The Member for Kennedy, Bob Katter, is collaborating with the Citizens Electoral Council-led campaign for a Glass-Steagall separation of Australia’s banks. Mr Katter will introduce the newly drafted Banking System Reform (Separation of Banks) Bill 2018 into the Commonwealth Parliament as a Private Member’s Bill.
Citizens Electoral Council of Australia
Media Release Thursday, 19 April 2018
Craig Isherwood‚ National Secretary
PO Box 376‚ COBURG‚ VIC 3058
Phone: 1800 636 432
Bob Katter will introduce Australian Glass-Steagall legislation into Parliament—organise your MP to second it
The Member for Kennedy, Bob Katter, is collaborating with the Citizens Electoral Council-led campaign for a Glass-Steagall separation of Australia’s banks.
Mr Katter will introduce the newly drafted Banking System Reform (Separation of Banks) Bill 2018 into the Commonwealth Parliament as a Private Member’s Bill.
Glass-Steagall is the name of the famous American law enacted after the Great Depression that separated commercial banks with deposits, from all other financial activities. (It was named after Carter Glass and Henry Steagall, the two Congressmen who sponsored the law.)
The purpose of the Bill is to protect bank customers and their deposits:
from the kinds of exploitation currently being exposed at the Financial Services Royal Commission;
from the risks of financial speculation; and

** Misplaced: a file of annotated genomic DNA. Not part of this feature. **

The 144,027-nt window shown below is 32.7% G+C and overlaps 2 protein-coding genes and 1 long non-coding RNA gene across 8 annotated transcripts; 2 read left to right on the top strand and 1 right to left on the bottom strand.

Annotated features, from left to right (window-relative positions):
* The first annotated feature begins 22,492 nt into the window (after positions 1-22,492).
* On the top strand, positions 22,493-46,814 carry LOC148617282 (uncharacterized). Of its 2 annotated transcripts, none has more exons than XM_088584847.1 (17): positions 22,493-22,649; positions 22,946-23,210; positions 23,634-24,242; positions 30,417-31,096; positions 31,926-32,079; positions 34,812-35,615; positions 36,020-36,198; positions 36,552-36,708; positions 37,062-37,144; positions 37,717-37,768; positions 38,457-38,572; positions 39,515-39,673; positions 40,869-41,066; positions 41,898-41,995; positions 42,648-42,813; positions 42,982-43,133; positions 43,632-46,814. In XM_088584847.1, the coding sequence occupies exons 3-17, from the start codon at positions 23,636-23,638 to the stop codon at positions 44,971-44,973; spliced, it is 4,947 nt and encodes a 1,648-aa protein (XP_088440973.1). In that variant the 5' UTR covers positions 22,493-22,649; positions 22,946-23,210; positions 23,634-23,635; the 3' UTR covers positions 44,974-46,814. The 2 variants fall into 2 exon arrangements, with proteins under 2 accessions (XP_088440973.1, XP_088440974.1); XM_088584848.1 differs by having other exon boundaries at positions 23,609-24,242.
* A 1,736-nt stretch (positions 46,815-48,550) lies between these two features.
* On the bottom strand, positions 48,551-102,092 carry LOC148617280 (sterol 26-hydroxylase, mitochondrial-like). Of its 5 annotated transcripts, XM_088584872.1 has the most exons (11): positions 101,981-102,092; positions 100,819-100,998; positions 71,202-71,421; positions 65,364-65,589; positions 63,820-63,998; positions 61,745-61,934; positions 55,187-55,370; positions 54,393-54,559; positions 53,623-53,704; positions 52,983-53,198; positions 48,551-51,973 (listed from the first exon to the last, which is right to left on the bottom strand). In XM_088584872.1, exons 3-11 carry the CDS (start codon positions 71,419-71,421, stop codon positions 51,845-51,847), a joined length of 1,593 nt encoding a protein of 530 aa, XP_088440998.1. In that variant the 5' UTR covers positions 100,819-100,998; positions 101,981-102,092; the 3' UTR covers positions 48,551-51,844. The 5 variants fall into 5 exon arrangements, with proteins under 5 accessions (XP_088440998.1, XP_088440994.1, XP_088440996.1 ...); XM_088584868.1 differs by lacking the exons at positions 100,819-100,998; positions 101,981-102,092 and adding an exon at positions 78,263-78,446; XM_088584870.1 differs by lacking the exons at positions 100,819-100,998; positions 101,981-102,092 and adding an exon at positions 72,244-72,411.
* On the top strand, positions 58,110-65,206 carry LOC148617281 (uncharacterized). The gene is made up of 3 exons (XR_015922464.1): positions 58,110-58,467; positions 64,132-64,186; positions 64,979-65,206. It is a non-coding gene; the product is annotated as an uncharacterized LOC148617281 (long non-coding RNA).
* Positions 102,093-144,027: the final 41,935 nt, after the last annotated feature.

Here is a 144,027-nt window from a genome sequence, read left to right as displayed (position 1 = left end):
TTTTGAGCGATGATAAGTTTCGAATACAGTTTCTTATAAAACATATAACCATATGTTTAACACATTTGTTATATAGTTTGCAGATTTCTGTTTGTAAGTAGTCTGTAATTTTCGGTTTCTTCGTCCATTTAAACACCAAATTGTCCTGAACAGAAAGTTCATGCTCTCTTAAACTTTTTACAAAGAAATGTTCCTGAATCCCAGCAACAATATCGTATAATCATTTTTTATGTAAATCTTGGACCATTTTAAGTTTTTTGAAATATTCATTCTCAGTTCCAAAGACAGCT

from a financial crash.
The Bill is closely modelled on the USA’s successful Glass-Steagall Act of 1933, which protected Americans from banking crises for the 66 years it was in effect until its foolish repeal in 1999; and the 21st Century Glass-Steagall Act that is currently before the US Congress to restore the separation of commercial banks from speculation.
The 21st Century Glass-Steagall Act has been updated to prohibit commercial banks from speculating in the specific financial products that caused the 2008 global financial crisis, which didn’t exist in 1933, such as financial derivatives. These updates are reflected in the Australian bill.
Aside from specific practices, the overriding lesson of the 2008 crash is that commercial banks should not mix with other financial activities such as speculative investment banking, hedge funds and private equity funds, insurance, stock broking, financial advice and funds management.
As Mr Katter observed about the 2008 crash and its aftermath, “This has come about because it took them into merchant banking, which took them into housing, which caused the GFC.”
Likewise in Australia, the banks have gone far beyond traditional banking, into other financial services and speculating in derivatives and mortgage-backed securities. Consequently, they have built up a housing bubble, which is heading towards a crash and an Australian financial crisis.